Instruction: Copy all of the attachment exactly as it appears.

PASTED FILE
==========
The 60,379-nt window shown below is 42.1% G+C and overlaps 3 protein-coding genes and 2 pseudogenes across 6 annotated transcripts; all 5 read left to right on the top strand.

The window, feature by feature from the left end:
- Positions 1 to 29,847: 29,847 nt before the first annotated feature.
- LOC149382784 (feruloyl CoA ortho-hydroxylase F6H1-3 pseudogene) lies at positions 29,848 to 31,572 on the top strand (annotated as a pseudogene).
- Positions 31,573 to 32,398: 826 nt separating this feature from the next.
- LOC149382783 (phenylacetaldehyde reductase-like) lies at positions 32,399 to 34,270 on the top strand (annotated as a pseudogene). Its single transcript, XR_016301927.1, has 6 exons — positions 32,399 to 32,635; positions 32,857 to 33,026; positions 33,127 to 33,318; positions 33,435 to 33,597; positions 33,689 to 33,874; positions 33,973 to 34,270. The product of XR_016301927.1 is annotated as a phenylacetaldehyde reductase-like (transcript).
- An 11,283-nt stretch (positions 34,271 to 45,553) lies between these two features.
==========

The 60,379-nt window shown below is 42.1% G+C and overlaps 3 protein-coding genes and 2 pseudogenes across 6 annotated transcripts; all 5 read left to right on the top strand.

The window, feature by feature from the left end:
- Positions 1 to 29,847: 29,847 nt before the first annotated feature.
- LOC149382784 (feruloyl CoA ortho-hydroxylase F6H1-3 pseudogene) lies at positions 29,848 to 31,572 on the top strand (annotated as a pseudogene).
- Positions 31,573 to 32,398: 826 nt separating this feature from the next.
- LOC149382783 (phenylacetaldehyde reductase-like) lies at positions 32,399 to 34,270 on the top strand (annotated as a pseudogene). Its single transcript, XR_016301927.1, has 6 exons — positions 32,399 to 32,635; positions 32,857 to 33,026; positions 33,127 to 33,318; positions 33,435 to 33,597; positions 33,689 to 33,874; positions 33,973 to 34,270. The product of XR_016301927.1 is annotated as a phenylacetaldehyde reductase-like (transcript).
- An 11,283-nt stretch (positions 34,271 to 45,553) lies between these two features.